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Helpful Garden Tips for January and February

 

Last updated 1/3/2023 at 9pm | View PDF

Floribunda

Happy New Year!

Hopefully, January is a month of continuing snow, rain, fog and misty mornings. Although plant growth slows down in the cold soils of winter, some growth continues, often only underground. Our winter and early-spring blooming shrubs, bulbs and perennials love all this frosty damp weather. And whatever moisture is not used can be stored deep in the soil for later use.

Planting

Although we can plant year-round, we usually delay most planting until the (relatively) warmer days of mid to late February. The exception is bare root planting. Here are some tips:

• Bare root fruit trees are now available. Check their pollination requirements; not all fruit trees are self-fertile, and some will require a cross pollinator.

• Bare root roses – Hybrid teas, floribundas, climbers, miniatures and shrubs are available.

• Bare root berries and grapes – Plant grape vines, cane boysenberries, blackberries, raspberries, blueberries and strawberries.

You can also plant beets, carrots, leek, lettuce, onion, parsley, radish, seed potatoes, onions, peas, radish, spinach, artichokes and asparagus directly in the garden this month.

Maintaining

We have less to do in January, but there are a couple of chores that are perfect to do this month. One of them is spraying roses, deciduous flowering trees and deciduous fruit trees with winter horticultural oil to smother overwintering insects like spider mites, scales, mealy bugs and peach twig borers. Spray the branches, crotches, trunk and the ground beneath the tree's drip line. Hold off spraying if rain is forecast, or if the temperature is below 45 degrees.

Never spray oil on walnut trees. If you didn't spray your peach or nectarine tree for peach leaf curl in November or December, spray now with a copper-based or a synthetic fungicide. You don't have to apply horticultural oil if you are lucky enough not to have these specific pests.

The other main chore of January is pruning deciduous trees, shrubs and roses. Remove all broken, diseased or crossing branches first. Two basic cutting techniques are used in general pruning: thinning and heading. Thinning cuts remove entire branches, resulting in a more natural look. Thinning cuts are also used to allow more air circulation and light into the interior of the tree.

Heading cuts shorten branches and should only be used on small branches. Use heading cuts judiciously to shorten over-long branches. You can take off about a quarter of the previous season's growth on these newer smaller branches if you want to keep the tree smaller. Make sure to cut back to an outward facing bud to direct new growth away from the interior of the tree. You want to end up with a tree that looks balanced and well-structured.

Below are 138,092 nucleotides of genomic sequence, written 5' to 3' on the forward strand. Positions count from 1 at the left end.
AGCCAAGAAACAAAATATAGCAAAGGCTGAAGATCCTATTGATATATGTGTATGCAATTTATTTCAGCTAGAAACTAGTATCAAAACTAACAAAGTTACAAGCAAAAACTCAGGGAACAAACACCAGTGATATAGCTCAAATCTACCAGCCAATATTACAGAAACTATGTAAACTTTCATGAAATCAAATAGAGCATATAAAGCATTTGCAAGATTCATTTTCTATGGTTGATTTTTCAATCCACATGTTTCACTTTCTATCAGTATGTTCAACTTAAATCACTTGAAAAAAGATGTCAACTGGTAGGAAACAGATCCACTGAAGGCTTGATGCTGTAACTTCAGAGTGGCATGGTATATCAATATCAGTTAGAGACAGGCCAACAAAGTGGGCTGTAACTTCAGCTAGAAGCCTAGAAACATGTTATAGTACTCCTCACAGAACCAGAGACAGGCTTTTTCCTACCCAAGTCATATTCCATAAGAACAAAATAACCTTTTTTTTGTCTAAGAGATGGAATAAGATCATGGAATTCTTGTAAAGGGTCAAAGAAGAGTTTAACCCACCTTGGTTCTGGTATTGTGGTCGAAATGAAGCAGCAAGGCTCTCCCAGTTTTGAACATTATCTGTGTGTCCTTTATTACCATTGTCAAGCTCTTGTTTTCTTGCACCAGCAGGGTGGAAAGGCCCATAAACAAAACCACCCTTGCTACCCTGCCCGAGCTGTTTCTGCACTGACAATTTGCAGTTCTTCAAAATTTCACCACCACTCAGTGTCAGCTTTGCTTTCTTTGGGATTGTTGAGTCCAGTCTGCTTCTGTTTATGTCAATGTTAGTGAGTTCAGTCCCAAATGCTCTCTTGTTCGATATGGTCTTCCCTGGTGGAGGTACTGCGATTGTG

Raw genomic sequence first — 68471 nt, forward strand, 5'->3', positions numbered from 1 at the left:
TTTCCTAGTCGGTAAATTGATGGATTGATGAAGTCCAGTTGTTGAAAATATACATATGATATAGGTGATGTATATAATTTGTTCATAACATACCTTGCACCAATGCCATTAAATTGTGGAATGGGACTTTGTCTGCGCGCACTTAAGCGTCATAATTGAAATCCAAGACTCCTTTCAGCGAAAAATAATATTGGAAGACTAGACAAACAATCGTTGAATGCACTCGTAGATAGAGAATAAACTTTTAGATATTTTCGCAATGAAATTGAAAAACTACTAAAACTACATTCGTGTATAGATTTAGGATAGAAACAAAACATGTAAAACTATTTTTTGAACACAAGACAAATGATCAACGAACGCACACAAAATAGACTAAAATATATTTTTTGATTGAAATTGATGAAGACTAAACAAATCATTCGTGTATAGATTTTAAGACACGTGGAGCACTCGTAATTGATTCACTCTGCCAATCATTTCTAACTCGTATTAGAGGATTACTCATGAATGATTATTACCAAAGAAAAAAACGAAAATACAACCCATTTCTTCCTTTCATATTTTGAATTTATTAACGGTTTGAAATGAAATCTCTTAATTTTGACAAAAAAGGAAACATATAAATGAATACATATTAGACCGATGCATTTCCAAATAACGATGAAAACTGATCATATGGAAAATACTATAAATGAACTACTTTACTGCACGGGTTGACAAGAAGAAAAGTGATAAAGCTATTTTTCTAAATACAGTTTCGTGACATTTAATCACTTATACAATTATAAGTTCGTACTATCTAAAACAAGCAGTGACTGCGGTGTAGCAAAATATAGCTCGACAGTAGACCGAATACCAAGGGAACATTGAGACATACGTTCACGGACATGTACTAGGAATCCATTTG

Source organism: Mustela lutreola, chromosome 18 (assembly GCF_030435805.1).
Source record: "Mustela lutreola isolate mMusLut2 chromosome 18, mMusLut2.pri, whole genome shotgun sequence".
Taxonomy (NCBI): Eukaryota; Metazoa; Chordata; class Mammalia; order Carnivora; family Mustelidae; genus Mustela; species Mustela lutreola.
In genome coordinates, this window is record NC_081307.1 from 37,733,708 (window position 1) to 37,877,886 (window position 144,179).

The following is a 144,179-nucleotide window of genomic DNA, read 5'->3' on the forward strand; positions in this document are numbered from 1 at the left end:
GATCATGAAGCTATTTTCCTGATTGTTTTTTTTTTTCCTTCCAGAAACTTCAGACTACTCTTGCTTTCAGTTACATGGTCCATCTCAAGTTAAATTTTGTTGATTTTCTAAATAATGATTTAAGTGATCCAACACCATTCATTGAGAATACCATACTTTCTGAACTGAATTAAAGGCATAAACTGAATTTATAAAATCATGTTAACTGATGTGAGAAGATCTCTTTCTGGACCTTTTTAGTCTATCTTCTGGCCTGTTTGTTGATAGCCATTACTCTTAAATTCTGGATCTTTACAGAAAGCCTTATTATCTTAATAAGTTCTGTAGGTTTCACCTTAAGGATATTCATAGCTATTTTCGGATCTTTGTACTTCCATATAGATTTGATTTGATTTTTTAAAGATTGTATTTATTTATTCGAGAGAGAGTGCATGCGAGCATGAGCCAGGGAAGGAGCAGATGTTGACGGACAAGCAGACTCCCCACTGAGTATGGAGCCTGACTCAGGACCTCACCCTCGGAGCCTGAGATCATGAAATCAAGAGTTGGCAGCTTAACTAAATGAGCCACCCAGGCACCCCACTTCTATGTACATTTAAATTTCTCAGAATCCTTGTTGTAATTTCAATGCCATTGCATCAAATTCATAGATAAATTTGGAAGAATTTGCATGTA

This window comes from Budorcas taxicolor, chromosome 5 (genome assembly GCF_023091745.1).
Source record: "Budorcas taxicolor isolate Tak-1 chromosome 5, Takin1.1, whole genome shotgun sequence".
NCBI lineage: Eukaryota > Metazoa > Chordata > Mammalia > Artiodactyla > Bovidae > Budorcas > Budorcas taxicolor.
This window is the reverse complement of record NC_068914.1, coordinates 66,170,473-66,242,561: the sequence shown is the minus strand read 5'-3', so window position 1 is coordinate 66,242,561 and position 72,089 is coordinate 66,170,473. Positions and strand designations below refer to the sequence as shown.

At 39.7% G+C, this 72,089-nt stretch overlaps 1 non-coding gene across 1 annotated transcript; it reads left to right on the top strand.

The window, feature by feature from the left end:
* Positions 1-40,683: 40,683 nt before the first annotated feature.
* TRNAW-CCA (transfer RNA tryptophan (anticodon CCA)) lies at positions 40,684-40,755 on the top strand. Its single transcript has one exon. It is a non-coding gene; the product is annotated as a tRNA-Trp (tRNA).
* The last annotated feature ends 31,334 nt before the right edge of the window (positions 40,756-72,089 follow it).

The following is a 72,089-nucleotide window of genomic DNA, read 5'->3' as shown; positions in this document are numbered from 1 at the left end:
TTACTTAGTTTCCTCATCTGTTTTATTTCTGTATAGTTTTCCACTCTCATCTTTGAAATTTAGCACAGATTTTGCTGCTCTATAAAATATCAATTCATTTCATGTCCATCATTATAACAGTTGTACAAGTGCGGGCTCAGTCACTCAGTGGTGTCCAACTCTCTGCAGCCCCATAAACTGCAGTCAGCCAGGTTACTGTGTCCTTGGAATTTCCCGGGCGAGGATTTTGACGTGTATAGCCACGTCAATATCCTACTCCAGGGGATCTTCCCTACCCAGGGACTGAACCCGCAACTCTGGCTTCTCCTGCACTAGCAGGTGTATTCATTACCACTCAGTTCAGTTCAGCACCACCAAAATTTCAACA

Apply pre-emergent herbicide for warm season weeds. Read and follow the package directions carefully. If you don't choose to use chemical weed control, lightly till your young seedling weeds frequently.

Monitor or turn off your irrigation controller if you haven't already. You will want to deep water if we have an extended dry period, but don't waste water – and all the resources it takes for the water to get to the sprinkler or drip emitter – if we don't need it.

Conserving

Instead of sending leaves off your property, shred them and use them as mulch. A "new" trend is something called "regenerative landscaping," which is what many of us have been doing for years: choosing methods that improve soil, plant and planet health for the generations to come.

In all types and sizes of gardens, we can use "least toxic first" pest control methods, tolerate a little wildness in parts of the garden, grow some plants just for the birds, pollinators, lizards, toads or even small mammals, and tolerate some damage in order to keep the chain of life healthy.

This year, I will continue to garden with a spirit of partnership with the plants, helping them as needed, but also allowing them to develop relationships with the rest of the garden's life.

Questions?

The Tulare -Kings Counties Master Gardeners will be available to answer your questions:

Jan. 18, 8-10 a.m. – Public Rose Pruning Day with the Master Gardeners at the Tulare County Courthouse, Visalia;

Strawberries

Jan. 14 – Rose Pruning Workshop, Woodlake Botanical Garden - 10 a.m. to 1 p.m .; and

Jan. 21 – Rose Pruning Workshop, Ralph Moore Garden, Visalia – 10 a.m. to 1 p.m.

Call Us

Tulare County: (559) 684-3325, Tuesday and Thursday, 9:30-11:30 a.m .;

Kings County: (559) 852-2736, Thursday only, 9:30-11:30 a.m.

Visit our website for past articles, UC gardening information, or email us with your questions: http://ucanr.edu/sites/UC_Master_Gardeners/

Facebook: http://www.facebook.com/mgtularekings14; Instagram at: @mgtularekings.

NEW! Signup for our E-Newsletter on our Home Page! https://ucanr.edu/sites/UC_Master_Gardeners/.

 

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